March of the Privileged Clueless

by Shaker librarian314

I make it a point to regularly peruse the Washington Post as it's my local paper, being a denizen of the greater Washington, DC metro area. One of the "gems" from this morning's paper was a piece by Peter Whoriskey entitled: "On path to riches, no sign of fluffy majors." The article tries to discuss the findings of a study done by Georgetown University's Center for the Education and the Workforce on the value of an undergraduate education—but fails abysmally.

The overview of Whoriskey's article is that, when viewed across an entire career, those with bachelor's degrees in engineering, comp sci, and business, make more than those with bachelor's degrees in education, English, the arts, and psychology, the so called "fluffy" majors, as named by whomever's penning the headlines for Whoriskey's stories. The author decided that the best way to determine the relative value of a college degree was how much earning potential one had when one graduated in the field in which they studied.

He cites findings from the Georgetown study, which state that:
The individual major with the highest median earnings was petroleum engineering, at $120,000, followed by pharmaceutical sciences at $105,000, and math and computer sciences at $98,000.

The lowest earnings median was for those majoring in counseling or psychology, at $29,000, and early childhood education, at $36,000. Workers with a bachelor's degree in English language and literature, the most popular major within the humanities, have median earnings of $48,000.
He also helpfully notes: "Over a lifetime, the earnings of workers who have majored in engineering, computer science or business are as much as 50 percent higher than the earnings of those who major in the humanities, the arts, education and psychology, according to an analysis by researchers at Georgetown University’s Center on Education and the Workforce."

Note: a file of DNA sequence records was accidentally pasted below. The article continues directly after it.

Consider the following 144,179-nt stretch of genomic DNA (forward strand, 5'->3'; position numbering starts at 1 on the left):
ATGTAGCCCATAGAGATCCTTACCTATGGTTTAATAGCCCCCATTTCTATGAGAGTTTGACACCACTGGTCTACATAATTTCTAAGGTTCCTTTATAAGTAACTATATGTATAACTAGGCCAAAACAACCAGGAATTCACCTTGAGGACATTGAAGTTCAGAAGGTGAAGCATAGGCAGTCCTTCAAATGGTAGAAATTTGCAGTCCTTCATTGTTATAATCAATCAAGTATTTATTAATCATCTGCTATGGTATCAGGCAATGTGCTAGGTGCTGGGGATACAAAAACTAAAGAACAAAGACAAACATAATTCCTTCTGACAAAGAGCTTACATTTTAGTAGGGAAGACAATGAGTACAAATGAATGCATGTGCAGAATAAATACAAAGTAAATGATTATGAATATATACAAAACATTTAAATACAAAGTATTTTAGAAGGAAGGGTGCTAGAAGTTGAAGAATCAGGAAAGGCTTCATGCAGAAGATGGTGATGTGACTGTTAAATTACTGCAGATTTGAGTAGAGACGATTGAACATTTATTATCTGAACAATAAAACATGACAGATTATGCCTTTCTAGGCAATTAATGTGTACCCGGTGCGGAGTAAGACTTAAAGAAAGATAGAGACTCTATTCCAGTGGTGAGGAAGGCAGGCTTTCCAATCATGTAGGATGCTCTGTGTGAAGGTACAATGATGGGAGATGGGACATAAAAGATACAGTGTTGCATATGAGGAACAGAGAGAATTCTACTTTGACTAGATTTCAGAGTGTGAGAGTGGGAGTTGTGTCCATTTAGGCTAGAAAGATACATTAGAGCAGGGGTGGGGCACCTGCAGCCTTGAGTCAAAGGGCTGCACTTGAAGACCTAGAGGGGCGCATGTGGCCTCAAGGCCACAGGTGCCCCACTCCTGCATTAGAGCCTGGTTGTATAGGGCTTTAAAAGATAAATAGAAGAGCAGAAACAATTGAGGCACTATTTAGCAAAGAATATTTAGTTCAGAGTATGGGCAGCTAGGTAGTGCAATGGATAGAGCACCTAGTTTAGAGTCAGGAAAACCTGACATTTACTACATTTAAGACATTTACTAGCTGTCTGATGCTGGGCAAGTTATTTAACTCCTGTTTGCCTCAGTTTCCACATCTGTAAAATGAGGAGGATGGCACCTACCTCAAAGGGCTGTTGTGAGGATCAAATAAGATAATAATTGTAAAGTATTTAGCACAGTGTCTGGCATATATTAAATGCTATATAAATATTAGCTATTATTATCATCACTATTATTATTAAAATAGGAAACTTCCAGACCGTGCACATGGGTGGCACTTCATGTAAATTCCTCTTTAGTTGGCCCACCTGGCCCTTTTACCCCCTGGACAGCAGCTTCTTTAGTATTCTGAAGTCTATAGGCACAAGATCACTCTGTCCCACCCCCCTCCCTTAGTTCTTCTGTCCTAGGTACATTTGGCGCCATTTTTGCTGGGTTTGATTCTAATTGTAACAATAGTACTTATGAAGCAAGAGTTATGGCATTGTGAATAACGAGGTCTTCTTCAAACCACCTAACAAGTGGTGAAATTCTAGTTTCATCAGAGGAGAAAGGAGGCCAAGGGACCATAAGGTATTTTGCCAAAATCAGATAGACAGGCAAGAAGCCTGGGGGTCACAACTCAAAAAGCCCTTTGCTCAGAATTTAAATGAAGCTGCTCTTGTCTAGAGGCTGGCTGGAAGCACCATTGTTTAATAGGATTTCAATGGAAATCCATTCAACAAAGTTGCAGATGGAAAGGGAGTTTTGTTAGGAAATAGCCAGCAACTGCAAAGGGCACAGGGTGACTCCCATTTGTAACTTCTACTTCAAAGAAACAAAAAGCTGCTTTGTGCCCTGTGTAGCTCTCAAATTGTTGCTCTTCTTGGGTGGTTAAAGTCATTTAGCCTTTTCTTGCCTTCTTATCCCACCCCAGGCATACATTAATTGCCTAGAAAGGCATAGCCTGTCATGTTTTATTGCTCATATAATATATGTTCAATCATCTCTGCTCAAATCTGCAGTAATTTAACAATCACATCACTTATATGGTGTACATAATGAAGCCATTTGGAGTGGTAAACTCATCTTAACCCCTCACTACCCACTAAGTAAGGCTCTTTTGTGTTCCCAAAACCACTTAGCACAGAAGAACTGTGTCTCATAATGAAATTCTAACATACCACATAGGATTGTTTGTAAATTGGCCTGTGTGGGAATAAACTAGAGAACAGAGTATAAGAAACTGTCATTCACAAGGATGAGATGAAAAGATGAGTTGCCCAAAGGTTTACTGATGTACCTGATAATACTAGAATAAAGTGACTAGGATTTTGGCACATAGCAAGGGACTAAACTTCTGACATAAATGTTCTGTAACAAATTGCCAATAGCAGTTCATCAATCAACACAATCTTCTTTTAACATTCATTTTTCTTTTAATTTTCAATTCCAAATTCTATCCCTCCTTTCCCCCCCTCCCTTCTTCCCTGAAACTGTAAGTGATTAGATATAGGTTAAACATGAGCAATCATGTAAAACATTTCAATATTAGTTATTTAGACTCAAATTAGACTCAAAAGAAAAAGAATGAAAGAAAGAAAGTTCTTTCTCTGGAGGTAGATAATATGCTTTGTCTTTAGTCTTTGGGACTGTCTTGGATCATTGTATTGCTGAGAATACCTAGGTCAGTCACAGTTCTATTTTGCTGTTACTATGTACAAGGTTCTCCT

Thanks, dude, for mansplaining to me that what I studied in college has minimal monetary value and that I should have studied something that would have paid better. I would have never figured it out on my own!

The privileged cluelessness of this dude is grating. The fact that he wrote the entire piece and never considered, or at least never addressed, in even the most cursory way, the part gender plays both in what majors people choose, and the jobs they go on to get and keep, and their earning potential over a lifetime, shows me he's got no real understanding of the complexities of the situation. The fact that the "fluffy" majors often require an advanced degree to get the slightly better paying jobs is equally ignored.

A much better write-up of the original study which uses Census data from the last 40 years to track the salaries of those with bachelor's degrees, without advanced degrees, and working full-time can be found at Inside Higher Ed, entitled "Major Decisions" by Kevin Kiley. This actually discusses both the gender and ethnic biases in employment and monetary remuneration that the study discovered, which Whoriskey, of the Post article, totally ignores. This review also includes the fact that, "that graduate degrees have been essentially required for some undergraduate majors if those students were to find good jobs."

The Inside Higher Ed article highlights that higher education is worth it because, "college graduates, on average, have made 84 percent more over their lifetime than individuals with only a high school diploma, and almost every major tends to be worth it in the end, students from some majors are locked into career paths that don't pay well." The plight of early childhood education majors was particularly noted as having especially poor advancement potential.

I just wish that Whoriskey had done a better job of reporting the findings of the Georgetown study. He boiled it down into a useless, meaningless sludge that totally erases our cultural biases against caring professions and creativity. I wish he'd used his space to actually say something helpful.

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